Review: “Jingle Belle: The Fight Before Christmas” (Dark Horse Comics, Jolly Jingling Special)

Welcome back to Jolly Jinglings, The Splintering’s holiday celebration of all things yuletide cheer!

Today, we’re going to look at Jingle Belle: The Fight Before Christmas, a three-story anthology one-shot published by Dark Horse Comics in 2005. Some spoilers will follow.

For those unaware of the character, Jingle Belle Kringle is a playful blonde teenage elf. She also happens to be Santa Claus’s daughter, and she’s a never-ending source of frustration for her dad.

While each of the three stories have different artists, all of the stories in this anthology were written by Jingle Belle creator, Paul Dini.The first story is eponymously titled The Fight Before Christmas (did I use that word right?), and it features illustrations by Stephanie Gladden and colors by Dan Jackson. The action centers around a hockey match between Jingle Belle’s (team name) and a rival hockey team made up of anthropomorphic snow leopards. 

Jingle Belle and opposing team captain Tashi Ounce have nursed a bitter, competitive rivalry for years. However, both have promised to play nice and put their teams first for this hockey match. Does this mean that they play a tough, but friendly game? Of course not. Instead, their solution is to continually foul each other so that they can both sit the game out in the penalty box, and therefore, “put their teammates first”.

During their time benchwarming in the penalty box, both Belle and and Tashi strike up some personal gossip, much of which is quite amusing, but eventually leads to the realization that they have both started dating the same guy. This revelation leads to a fight so massive that the entire arena becomes embroiled in it.

With only 8 pages to work with, this first tale does a good job telling a fun and complete story, with energetic artwork that seems reminiscent of classic animation styles. It is a little bit weird that a human is dating an anthropomorphic leopard, though.

The second story is titled Hot Rod Lemming, and features artwork by Jose Garibaldi. 

Jingle Belle herself is barely in this story, which instead follows Len, a lovestruck lemming who borrows Santa’s latest toy hot rod to impress the object of his affection, Lulu. It’s a cute story, but nearly four of the eleven pages include a sequence with no written dialogue or narration. That certainly makes this story read very quickly, but it’s still an enjoyable enough read, but more “cute and charming” than funny. Garibaldi’s artwork is very engaging and stylish, but there’s honestly not that much else to say about this one.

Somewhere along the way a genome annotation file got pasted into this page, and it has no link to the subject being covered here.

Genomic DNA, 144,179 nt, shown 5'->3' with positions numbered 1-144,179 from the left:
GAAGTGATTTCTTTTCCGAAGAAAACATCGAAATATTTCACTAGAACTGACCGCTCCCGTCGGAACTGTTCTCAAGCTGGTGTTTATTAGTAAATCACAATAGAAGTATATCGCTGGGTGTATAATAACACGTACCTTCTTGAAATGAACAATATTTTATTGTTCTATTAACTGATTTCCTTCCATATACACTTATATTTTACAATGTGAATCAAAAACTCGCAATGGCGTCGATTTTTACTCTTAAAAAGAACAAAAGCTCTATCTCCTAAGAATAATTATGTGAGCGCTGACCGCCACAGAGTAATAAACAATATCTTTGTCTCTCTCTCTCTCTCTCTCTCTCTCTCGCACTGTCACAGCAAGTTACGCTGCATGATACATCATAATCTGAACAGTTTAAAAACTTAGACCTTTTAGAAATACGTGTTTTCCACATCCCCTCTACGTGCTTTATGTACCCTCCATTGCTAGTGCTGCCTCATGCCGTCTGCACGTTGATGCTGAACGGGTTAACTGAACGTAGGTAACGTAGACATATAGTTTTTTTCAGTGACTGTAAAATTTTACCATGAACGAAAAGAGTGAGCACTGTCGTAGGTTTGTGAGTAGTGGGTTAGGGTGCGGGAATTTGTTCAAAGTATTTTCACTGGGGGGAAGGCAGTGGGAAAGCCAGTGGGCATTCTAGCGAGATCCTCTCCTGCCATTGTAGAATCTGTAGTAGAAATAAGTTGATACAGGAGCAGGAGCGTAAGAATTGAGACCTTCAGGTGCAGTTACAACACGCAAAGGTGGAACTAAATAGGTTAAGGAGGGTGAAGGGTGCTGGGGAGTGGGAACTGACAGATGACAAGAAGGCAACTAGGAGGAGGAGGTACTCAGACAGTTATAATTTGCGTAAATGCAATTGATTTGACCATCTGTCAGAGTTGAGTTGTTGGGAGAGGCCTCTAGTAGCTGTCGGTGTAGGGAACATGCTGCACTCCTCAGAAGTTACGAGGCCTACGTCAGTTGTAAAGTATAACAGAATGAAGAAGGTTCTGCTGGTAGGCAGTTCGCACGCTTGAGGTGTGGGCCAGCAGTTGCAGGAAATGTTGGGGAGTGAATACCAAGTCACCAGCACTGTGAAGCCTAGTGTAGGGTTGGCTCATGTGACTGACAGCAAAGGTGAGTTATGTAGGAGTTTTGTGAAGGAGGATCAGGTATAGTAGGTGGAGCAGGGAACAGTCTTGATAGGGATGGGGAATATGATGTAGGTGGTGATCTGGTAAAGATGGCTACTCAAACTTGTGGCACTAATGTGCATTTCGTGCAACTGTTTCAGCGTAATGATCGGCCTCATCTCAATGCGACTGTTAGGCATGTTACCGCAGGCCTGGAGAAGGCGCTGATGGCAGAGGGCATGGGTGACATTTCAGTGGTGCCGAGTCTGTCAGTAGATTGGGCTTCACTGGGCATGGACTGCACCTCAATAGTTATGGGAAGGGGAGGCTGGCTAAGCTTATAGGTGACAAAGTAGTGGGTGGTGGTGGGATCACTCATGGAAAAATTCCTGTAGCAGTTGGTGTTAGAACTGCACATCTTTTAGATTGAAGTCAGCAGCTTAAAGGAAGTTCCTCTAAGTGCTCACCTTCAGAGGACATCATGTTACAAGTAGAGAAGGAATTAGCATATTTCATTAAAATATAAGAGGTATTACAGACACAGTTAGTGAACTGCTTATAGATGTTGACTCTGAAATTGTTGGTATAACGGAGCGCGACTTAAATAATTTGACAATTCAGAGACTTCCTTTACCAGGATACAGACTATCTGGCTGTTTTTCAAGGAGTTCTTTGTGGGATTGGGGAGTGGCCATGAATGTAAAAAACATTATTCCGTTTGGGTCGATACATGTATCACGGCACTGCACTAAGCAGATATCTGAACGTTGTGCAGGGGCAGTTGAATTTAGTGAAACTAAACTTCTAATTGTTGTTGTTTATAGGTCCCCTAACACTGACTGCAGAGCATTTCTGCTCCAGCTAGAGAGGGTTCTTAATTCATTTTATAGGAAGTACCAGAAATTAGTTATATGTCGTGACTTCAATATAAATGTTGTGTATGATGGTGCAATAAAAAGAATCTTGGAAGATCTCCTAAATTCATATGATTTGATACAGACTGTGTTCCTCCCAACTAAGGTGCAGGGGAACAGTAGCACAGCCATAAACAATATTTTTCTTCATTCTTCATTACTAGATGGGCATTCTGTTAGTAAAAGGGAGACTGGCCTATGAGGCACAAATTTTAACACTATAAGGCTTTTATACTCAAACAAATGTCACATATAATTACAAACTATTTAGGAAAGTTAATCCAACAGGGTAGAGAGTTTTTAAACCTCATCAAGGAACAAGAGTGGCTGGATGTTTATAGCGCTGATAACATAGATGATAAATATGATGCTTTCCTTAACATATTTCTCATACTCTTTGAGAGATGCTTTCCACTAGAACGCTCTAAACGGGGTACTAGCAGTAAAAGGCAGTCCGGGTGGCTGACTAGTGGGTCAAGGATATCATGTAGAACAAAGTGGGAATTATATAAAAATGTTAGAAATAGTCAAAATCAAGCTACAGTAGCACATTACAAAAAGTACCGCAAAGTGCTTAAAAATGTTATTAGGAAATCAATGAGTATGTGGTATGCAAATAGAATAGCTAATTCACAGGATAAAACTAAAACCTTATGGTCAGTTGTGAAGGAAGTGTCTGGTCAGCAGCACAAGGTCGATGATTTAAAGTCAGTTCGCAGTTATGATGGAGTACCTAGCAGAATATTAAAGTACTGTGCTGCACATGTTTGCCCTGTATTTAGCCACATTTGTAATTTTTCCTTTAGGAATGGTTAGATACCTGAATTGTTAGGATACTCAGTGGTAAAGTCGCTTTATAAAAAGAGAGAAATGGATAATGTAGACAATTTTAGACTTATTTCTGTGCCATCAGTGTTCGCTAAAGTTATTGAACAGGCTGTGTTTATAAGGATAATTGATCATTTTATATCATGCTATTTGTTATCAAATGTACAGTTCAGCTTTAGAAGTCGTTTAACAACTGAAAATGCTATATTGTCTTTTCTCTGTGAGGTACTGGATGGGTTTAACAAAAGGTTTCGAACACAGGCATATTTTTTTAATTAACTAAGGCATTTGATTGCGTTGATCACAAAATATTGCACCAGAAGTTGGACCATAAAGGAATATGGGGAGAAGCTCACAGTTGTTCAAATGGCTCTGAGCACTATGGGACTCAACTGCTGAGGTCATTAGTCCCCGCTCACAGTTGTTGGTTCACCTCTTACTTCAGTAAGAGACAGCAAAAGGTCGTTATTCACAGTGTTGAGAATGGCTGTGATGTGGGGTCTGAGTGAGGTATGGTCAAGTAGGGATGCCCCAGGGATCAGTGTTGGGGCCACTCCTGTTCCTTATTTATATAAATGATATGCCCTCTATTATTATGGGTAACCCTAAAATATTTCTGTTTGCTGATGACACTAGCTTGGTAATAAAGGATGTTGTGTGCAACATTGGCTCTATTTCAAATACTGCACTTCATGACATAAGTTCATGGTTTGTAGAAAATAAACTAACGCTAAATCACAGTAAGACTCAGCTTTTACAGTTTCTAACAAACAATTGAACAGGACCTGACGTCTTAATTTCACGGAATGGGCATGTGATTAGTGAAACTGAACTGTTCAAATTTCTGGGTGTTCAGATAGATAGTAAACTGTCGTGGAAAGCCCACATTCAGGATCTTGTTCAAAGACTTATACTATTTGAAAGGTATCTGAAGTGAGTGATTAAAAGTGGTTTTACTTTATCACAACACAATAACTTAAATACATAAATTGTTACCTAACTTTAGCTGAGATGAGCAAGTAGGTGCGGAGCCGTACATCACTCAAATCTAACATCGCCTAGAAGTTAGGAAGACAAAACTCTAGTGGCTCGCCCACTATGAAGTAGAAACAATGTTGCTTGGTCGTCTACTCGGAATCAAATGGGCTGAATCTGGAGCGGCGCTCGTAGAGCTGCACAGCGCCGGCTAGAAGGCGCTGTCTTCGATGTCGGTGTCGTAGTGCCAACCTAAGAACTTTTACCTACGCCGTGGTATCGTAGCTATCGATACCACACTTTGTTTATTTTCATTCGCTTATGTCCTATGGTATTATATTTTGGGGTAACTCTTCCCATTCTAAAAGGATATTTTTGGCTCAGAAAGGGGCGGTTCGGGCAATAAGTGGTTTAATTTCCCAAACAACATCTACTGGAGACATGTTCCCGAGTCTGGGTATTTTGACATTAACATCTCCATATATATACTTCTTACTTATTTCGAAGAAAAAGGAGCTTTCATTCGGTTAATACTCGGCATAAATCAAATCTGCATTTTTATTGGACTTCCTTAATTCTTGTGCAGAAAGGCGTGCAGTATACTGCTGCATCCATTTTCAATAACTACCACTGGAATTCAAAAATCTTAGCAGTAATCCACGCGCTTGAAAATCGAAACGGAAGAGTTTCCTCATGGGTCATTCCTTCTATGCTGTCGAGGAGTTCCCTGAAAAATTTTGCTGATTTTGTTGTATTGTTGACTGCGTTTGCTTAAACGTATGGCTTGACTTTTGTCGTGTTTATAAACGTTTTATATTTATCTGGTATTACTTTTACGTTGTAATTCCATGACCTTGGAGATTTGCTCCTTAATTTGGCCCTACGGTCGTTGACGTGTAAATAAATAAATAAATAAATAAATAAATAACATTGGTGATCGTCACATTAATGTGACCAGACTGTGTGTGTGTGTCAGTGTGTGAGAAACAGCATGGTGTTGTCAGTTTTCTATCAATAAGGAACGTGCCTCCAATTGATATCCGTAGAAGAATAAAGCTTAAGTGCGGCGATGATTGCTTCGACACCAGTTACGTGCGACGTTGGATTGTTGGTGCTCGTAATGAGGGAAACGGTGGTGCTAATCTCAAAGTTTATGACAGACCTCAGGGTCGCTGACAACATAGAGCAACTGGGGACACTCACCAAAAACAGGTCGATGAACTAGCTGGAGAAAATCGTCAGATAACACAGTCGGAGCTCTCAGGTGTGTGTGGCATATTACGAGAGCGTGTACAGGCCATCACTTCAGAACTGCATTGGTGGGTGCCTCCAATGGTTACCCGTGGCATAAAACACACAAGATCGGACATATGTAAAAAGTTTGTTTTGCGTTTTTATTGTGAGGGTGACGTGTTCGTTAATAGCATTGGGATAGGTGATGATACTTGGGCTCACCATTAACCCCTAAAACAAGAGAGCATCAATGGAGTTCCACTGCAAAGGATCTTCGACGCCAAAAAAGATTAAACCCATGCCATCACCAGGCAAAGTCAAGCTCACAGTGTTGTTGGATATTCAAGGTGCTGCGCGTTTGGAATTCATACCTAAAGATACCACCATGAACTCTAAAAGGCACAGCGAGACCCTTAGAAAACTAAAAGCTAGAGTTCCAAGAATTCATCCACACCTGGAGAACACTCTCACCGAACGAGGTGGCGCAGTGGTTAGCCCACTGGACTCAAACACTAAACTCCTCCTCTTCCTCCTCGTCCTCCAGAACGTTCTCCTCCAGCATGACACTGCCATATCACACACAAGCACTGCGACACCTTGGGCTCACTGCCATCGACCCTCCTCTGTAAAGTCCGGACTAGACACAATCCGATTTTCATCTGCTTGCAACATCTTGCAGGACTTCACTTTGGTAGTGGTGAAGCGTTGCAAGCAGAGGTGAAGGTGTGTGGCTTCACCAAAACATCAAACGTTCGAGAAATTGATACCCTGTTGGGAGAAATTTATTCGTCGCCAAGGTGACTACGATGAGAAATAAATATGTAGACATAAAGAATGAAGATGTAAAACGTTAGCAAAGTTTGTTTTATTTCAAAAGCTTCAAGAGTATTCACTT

The third story in the anthology is titled Oh, Christmas Tree, which features artwork by J. Bone.

After reading it, I really wish I had stopped after story number 2. Oh, Christmas Tree was three pages of unabashed, excruciating political cringe inspired by the second George W. Bush term. If you were paying attention to mainstream pop culture at the time, the party line for discussing President Bush was that he was evil, a puppet of Vice President Cheney, and of course, dumb. This three-page story manage to hit all of those notes. 

The story involves Jingle Belle and Santa visiting Washington for a public event, while the President is making a speech. I don’t personally care what someone’s opinion of George W. Bush is, there’s plenty there to not like, but this story was petty, bitter, and worst of all, not very clever. The punchline is a poop and pee joke.

I honestly wish I had not read the last story. Not only does the humor not age well, but it negatively affected my opinion of Dini as a writer, who has been one of my favorites for decades. After all, he used the final pages of an all-ages, Christmas-themed one-shot for taking clichéd pot shots. At least he used a character he actually created to do it, though, rather than forcing his personal ideology onto another person’s creation. 

Unfortunately, the next time I see a Paul Dini book on the shelf, I now have to pause and wonder if I am getting fun, escapist entertainment, or if it could be an ideological sermon, and I’d rather not be in that place.

Can I recommend Jingle Belle: The Fight Before Christmas? The first two stories are fun and amusing enough. If you stop before the last one, or if you are perfectly fine jumping back down the rabbit hole to the worst of 2005-era political discourse, then you might get the full enjoy the book to the fullest extent. In any case, it’s not a remarkable anthology, but it’s not an expensive pickup, so snagging it from a back issue box won’t set you back much. 

Thanks for reading!

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